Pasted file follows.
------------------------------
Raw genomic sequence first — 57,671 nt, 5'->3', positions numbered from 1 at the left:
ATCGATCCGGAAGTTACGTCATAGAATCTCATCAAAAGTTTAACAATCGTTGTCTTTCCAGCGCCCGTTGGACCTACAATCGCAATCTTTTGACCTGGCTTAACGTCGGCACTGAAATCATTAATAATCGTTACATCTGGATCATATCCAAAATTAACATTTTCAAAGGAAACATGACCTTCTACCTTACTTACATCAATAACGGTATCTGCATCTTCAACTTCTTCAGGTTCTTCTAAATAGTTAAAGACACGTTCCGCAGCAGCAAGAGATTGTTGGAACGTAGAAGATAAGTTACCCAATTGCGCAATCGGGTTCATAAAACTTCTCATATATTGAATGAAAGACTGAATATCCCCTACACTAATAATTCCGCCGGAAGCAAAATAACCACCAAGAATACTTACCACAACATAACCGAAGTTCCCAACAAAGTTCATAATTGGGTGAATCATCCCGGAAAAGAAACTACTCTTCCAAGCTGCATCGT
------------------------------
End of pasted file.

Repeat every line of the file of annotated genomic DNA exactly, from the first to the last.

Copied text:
Raw genomic sequence first — 57,671 nt, 5'->3', positions numbered from 1 at the left:
ATCGATCCGGAAGTTACGTCATAGAATCTCATCAAAAGTTTAACAATCGTTGTCTTTCCAGCGCCCGTTGGACCTACAATCGCAATCTTTTGACCTGGCTTAACGTCGGCACTGAAATCATTAATAATCGTTACATCTGGATCATATCCAAAATTAACATTTTCAAAGGAAACATGACCTTCTACCTTACTTACATCAATAACGGTATCTGCATCTTCAACTTCTTCAGGTTCTTCTAAATAGTTAAAGACACGTTCCGCAGCAGCAAGAGATTGTTGGAACGTAGAAGATAAGTTACCCAATTGCGCAATCGGGTTCATAAAACTTCTCATATATTGAATGAAAGACTGAATATCCCCTACACTAATAATTCCGCCGGAAGCAAAATAACCACCAAGAATACTTACCACAACATAACCGAAGTTCCCAACAAAGTTCATAATTGGGTGAATCATCCCGGAAAAGAAACTACTCTTCCAAGCTGCATCGT